Smoking can be an extremely difficult habit to break. Once a woman becomes pregnant, however, she should seriously consider the repercussions of this habit on her unborn child. Many women opt to cut back or stop smoking during their pregnancy with the mindset of picking up the habit again once the baby has been born by smoking while breastfeeding. Although smoking and breastfeeding aren’t the best combination, many doctors feel it’s better than not breastfeeding at all.
At the same time, smoking while breastfeeding comes with repercussions that parents should be aware of. By becoming better informed about the adverse effects of smoking and breastfeeding, parents can make smarter decisions that will benefit their children.
Adverse Effects of Smoking While Breastfeeding *
The adverse effects of smoking are well known in society today. Smokers not only endanger their own health, but the health of others due to the ill effects of second-hand smoke inhalation. Breastfeeding moms who smoke risk the health and welfare of their newborn child. Here are but a few of the repercussions breastfeeding moms may experience due to continuing their smoking habits:
Reduction in Milk Supply *
Tobacco chemicals can cause a decrease in breast milk production as well as affect its composition. This can result in mothers producing less quantity of breast milk to meet their baby’s needs. Some mothers are forced to wean their babies early due to insufficient milk supply.
Poor Quality Breast Milk *
Babies need quality breast milk for their growth and development. Cigarette chemicals can minimize vitamin and mineral content in breast milk, making it less healthy for the baby. Babies who drink poor quality breast milk may not gain weight as they should or receive the nutrients they need to ward off infections and diseases. It’s also possible that babies experience the taste of nicotine in the breast milk they drink.
Fussy and/or Unhealthy Baby *
Babies who drink breast milk with nicotine are more prone to have problems with colic, croup and sleep. This is especially true if mothers smoke shortly before nursing as babies get the full impact of cigarette chemicals in their milk. Nicotine in breast milk has been known to disrupt a baby’s sleep patterns, making it difficult for him or her to nap during the day or sleep well at night.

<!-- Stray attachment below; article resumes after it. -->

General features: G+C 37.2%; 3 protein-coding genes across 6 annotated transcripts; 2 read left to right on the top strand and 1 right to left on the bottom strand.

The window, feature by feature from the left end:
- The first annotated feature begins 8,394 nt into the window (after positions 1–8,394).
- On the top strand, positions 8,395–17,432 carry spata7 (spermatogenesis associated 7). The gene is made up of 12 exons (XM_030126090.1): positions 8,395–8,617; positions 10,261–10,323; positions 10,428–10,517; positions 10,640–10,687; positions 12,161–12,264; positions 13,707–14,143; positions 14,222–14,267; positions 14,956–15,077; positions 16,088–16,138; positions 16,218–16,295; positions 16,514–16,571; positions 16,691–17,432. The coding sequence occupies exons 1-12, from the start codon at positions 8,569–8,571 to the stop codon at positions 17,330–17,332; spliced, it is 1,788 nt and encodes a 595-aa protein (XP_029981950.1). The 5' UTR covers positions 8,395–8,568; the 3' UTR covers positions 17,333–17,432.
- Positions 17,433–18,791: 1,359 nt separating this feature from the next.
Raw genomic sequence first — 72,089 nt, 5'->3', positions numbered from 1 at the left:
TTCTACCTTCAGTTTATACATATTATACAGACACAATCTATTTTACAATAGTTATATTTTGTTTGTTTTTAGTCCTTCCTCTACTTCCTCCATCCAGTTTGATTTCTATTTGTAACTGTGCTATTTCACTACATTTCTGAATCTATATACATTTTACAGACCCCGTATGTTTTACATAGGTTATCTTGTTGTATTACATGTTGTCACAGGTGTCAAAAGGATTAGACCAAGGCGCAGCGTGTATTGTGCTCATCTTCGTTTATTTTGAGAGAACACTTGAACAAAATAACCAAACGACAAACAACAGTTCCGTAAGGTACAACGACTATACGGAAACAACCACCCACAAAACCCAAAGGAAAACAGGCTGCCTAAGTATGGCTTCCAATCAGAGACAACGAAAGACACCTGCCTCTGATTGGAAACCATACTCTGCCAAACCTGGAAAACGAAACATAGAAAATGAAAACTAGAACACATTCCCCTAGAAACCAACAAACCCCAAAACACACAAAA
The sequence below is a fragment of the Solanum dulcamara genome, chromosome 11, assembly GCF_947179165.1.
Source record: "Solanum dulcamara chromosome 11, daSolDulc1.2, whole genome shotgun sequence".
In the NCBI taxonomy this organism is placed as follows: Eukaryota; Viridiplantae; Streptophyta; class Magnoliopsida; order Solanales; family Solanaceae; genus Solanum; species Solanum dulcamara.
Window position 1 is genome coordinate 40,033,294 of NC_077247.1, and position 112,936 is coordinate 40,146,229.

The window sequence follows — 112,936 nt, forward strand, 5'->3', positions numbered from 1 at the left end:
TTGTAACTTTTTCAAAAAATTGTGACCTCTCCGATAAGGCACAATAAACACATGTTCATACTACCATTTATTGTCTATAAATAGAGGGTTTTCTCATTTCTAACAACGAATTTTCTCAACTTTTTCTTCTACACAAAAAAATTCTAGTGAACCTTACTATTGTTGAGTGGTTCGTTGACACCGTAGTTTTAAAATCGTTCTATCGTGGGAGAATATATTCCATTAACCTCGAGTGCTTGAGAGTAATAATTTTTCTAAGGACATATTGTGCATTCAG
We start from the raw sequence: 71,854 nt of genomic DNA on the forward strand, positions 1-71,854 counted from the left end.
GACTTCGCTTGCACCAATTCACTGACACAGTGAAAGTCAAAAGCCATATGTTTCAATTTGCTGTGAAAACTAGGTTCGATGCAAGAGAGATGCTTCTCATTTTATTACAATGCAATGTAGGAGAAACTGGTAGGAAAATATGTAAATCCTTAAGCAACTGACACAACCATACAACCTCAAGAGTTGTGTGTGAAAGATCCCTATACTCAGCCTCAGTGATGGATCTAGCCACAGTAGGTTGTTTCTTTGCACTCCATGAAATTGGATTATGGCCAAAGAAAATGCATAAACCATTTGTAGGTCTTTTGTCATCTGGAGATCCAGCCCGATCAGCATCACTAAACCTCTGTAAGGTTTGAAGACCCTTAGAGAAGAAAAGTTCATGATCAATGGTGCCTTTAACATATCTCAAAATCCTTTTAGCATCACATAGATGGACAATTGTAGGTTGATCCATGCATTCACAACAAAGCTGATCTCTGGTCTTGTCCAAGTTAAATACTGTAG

In addition to nicotine, cigarettes contain a number of other dangerous chemicals such as formaldehyde, arsenic and lead that can seep into a mother’s milk and cause adverse health effects on a baby as he or she grows.
Dangers of Second-Hand Smoke *
Second-hand smoke can be extremely dangerous to babies, increasing the risk of a number of respiratory illnesses. Studies reveal that babies who are consistently exposed to second-hand smoke are more prone to develop allergic reactions, ear and throat infections, asthma, pneumonia, bronchitis and other respiratory diseases. Constant exposure to cigarette smoke can even increase the risk of sudden infant death syndrome (SIDS).
Further studies are being made into “third-hand” smoke, i.e., the effects of residual tobacco chemicals from cigarette smoke that lingers on a person’s hair, body, clothing, etc. Infants who are constantly exposed to “third-hand” smoke may suffer ill consequences as they grow.
How to Reduce Health Risks of Smoking and Breastfeeding *
Kicking the smoking habit is the best way to eliminate health risks associated with smoking for both mother and child. If stopping smoking is not an option, however, parents should make an effort to cut back on the amount of cigarettes they smoke for the sake of their newborn child. Medical experts offer the following advice to mothers who choose to smoke while breastfeeding to enable their babies to get the full health benefits of their breast milk.
1. As smoking may reduce milk supply and result in early weaning, mothers are encouraged to breastfeed as often as possible, rather than putting their baby on a schedule. Frequent breastfeeding can help increase milk production to offset any effects that smoking chemicals may cause. A mother’s milk supply determines how long she can continue breastfeeding her child while the quality of her milk determines how healthy her child will be during infancy.
2. Mothers who choose to smoke while breastfeeding should do so after feeding their baby to reduce the amount of chemicals in their breast milk between feedings. Cigarettes contain nicotine and other harmful chemicals that enter a mother’s breast milk when she smokes. During breastfeeding, these chemicals can be passed on to her baby. Smoking while breastfeeding exposes babies to the full range of chemicals in the milk supply. Smoking after breastfeeding gives time for chemicals to dissipate in between feedings, reducing the amount of chemicals that baby receives as he or she nurses.